In a USA Today opinion piece, Republican presidential nominee Donald Trump told Fox’s Kirsten Powers that women should “‘find another career’” if they are sexually harassed by their employer, referring to former Fox News host Gretchen Carlson’s allegations against ousted Fox CEO, and current 21st Century Fox consultant, Roger Ailes.
Trump previously defended Ailes during a Meet the Press interview, telling NBC’s Chuck Todd that Ailes has helped the women who are “complaining,” and noting that the women have said “wonderful things about [Ailes].” Trump went on to say the situation is “very sad … I’ve always found him to be just a very, very good person.” Trump also has consulted with Ailes throughout the campaign, including the week that he announced his departure from Fox News. When asked if he would consider bringing Ailes on the campaign in an official capacity, Trump said he would consider it, and called Ailes “a very capable guy.”
In a phone interview with Fox News contributor Kirsten Powers, Trump doubled down on his defense of Ailes, suggesting Carlson wouldn’t have said “fabulous things” about her former boss if she was had been harassed. Powers asked Trump what his daughter Ivanka would do if she was in Carlson’s position. Trump responded that he would “‘like to think she would find another career or … company if that were the case.” From the August 1 opinion:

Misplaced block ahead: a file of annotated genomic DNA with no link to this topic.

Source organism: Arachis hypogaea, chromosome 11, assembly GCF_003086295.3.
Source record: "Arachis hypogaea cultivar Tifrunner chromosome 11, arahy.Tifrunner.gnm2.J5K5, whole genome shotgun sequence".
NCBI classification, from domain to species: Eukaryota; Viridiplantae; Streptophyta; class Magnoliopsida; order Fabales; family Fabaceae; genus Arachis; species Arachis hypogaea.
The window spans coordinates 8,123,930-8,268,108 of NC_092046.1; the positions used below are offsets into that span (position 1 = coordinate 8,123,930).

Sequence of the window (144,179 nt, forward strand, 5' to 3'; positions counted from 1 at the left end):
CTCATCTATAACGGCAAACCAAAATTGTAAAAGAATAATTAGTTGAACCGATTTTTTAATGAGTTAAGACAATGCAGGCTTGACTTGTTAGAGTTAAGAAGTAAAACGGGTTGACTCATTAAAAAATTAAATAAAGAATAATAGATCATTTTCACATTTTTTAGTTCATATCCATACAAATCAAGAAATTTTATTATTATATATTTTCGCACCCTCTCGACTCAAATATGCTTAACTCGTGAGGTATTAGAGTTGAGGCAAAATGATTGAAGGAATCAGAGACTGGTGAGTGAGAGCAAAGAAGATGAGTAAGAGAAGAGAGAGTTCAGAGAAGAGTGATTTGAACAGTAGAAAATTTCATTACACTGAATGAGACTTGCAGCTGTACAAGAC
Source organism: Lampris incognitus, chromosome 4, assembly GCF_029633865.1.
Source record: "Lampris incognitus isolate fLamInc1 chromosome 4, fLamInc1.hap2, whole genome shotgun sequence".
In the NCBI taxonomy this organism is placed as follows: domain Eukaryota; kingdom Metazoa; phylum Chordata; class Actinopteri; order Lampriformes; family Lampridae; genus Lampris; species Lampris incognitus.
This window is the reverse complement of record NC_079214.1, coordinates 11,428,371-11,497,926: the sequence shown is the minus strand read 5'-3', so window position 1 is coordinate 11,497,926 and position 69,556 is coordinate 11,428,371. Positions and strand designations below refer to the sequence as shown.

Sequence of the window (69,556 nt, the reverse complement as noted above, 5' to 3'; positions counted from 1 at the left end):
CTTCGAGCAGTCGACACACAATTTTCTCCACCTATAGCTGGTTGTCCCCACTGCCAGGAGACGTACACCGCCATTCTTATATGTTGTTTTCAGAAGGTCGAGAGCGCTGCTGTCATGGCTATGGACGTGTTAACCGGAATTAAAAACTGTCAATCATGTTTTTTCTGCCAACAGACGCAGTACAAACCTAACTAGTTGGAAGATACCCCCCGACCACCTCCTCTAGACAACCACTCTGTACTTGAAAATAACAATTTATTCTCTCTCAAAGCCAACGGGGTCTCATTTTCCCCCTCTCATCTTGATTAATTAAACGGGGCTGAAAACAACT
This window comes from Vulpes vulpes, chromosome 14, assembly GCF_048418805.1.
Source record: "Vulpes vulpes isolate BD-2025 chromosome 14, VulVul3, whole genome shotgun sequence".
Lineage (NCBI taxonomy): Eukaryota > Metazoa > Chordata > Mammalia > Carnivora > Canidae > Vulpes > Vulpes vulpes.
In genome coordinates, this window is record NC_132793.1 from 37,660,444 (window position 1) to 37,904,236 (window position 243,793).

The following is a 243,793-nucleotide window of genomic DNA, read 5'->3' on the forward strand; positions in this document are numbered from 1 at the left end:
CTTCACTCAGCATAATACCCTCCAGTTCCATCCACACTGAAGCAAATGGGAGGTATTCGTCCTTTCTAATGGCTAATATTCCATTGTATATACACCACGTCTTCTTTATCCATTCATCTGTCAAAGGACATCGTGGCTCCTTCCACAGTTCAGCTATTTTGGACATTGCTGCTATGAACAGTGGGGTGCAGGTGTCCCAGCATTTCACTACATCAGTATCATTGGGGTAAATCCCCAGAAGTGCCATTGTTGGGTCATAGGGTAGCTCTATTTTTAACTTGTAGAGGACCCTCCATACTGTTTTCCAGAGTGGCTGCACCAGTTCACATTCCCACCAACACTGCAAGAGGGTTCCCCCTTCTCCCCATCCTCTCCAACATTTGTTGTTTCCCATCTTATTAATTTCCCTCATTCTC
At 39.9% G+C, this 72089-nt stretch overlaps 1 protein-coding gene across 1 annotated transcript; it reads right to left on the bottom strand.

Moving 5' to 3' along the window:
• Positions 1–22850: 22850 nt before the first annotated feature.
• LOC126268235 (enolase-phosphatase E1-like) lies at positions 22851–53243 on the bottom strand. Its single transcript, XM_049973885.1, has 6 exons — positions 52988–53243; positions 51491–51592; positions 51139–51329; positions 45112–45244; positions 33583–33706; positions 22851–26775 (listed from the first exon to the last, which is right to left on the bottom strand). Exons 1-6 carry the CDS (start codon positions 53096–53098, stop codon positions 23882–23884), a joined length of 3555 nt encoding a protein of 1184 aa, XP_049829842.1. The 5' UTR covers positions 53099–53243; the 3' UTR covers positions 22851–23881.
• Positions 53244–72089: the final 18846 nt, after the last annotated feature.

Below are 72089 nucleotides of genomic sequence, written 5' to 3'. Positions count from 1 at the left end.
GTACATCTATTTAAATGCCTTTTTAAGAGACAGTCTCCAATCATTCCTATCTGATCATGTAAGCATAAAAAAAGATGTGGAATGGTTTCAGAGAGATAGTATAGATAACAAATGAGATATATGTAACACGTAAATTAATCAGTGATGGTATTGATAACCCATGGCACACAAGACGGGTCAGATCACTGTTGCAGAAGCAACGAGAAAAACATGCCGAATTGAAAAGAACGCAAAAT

Donald Trump thinks it’s “very sad” that women at Fox News are “complaining” about being sexually harassed by former Fox chief Roger Ailes.
As allegations against his old friend piled up, Trump told NBC’s Chuck Todd on July 24 that, “Some of the women that are complaining, I know how much he's helped them…And when they write books….and say wonderful things about him….[N]ow, all of a sudden, they're saying these horrible things about him.”
Without passing judgment about the specific allegations, which are currently under investigation by 21st Century Fox, one should be able to accept that a woman could both have been promoted by a boss and harassed by him. Women are often forced to maintain good relations with men who abuse them precisely because those men have power.
When I mentioned this to Trump in a phone interview last Tuesday, he doubled down on his retrograde take. “There was quite a bit of fabulous things said [about Ailes by Gretchen Carlson],” he told me. “It would be easier for me and more politically correct for me to say you are right. But you would think she wouldn’t say those things.”
I pointed out that it wasn’t just Carlson who had made allegations. “I didn’t know it was more than just her,” Trump told me, even though his comments to Chuck Todd referred to women, plural.
What if someone had treated Ivanka in the way Ailes allegedly behaved?
His reply was startling, even by Trumpian standards. “I would like to think she would find another career or find another company if that was the case,” he said.
But most women don’t have the financial resources of Ivanka. They can’t afford to quit their job without another in hand, something that is impossible to do when you are under contract and forbidden to speak to competitors. Most importantly, why should a woman be expected to upend her career just because she ended up in the crosshairs of some harasser?
Trump’s defense of Ailes and criticism of the alleged victims comes as the media blackout of Trump’s own alleged sexual assault continues. Trump denied the allegations by pointing to an article that had appeared in The National Enquirer.